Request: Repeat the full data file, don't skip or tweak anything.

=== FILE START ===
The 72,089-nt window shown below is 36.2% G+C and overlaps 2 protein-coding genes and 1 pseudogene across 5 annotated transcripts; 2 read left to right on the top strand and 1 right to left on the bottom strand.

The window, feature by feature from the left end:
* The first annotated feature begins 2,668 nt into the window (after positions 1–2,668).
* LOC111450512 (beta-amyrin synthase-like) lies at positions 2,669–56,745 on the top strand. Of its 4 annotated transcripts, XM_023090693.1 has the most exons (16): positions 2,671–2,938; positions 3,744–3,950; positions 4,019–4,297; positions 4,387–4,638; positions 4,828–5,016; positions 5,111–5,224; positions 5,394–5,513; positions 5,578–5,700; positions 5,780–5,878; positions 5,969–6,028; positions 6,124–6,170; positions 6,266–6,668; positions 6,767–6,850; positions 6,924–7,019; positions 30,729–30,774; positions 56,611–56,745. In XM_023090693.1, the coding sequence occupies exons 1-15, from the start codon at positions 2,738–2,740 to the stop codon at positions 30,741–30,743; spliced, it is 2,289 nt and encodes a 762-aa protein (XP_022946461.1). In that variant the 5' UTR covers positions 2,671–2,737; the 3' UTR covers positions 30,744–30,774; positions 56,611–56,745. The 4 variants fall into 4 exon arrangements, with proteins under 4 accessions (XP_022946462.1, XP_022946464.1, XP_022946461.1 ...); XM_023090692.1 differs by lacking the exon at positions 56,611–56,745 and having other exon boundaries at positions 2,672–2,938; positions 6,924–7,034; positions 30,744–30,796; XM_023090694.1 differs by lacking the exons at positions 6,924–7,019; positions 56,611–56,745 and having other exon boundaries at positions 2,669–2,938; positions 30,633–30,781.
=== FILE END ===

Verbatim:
The 72,089-nt window shown below is 36.2% G+C and overlaps 2 protein-coding genes and 1 pseudogene across 5 annotated transcripts; 2 read left to right on the top strand and 1 right to left on the bottom strand.

The window, feature by feature from the left end:
* The first annotated feature begins 2,668 nt into the window (after positions 1–2,668).
* LOC111450512 (beta-amyrin synthase-like) lies at positions 2,669–56,745 on the top strand. Of its 4 annotated transcripts, XM_023090693.1 has the most exons (16): positions 2,671–2,938; positions 3,744–3,950; positions 4,019–4,297; positions 4,387–4,638; positions 4,828–5,016; positions 5,111–5,224; positions 5,394–5,513; positions 5,578–5,700; positions 5,780–5,878; positions 5,969–6,028; positions 6,124–6,170; positions 6,266–6,668; positions 6,767–6,850; positions 6,924–7,019; positions 30,729–30,774; positions 56,611–56,745. In XM_023090693.1, the coding sequence occupies exons 1-15, from the start codon at positions 2,738–2,740 to the stop codon at positions 30,741–30,743; spliced, it is 2,289 nt and encodes a 762-aa protein (XP_022946461.1). In that variant the 5' UTR covers positions 2,671–2,737; the 3' UTR covers positions 30,744–30,774; positions 56,611–56,745. The 4 variants fall into 4 exon arrangements, with proteins under 4 accessions (XP_022946462.1, XP_022946464.1, XP_022946461.1 ...); XM_023090692.1 differs by lacking the exon at positions 56,611–56,745 and having other exon boundaries at positions 2,672–2,938; positions 6,924–7,034; positions 30,744–30,796; XM_023090694.1 differs by lacking the exons at positions 6,924–7,019; positions 56,611–56,745 and having other exon boundaries at positions 2,669–2,938; positions 30,633–30,781.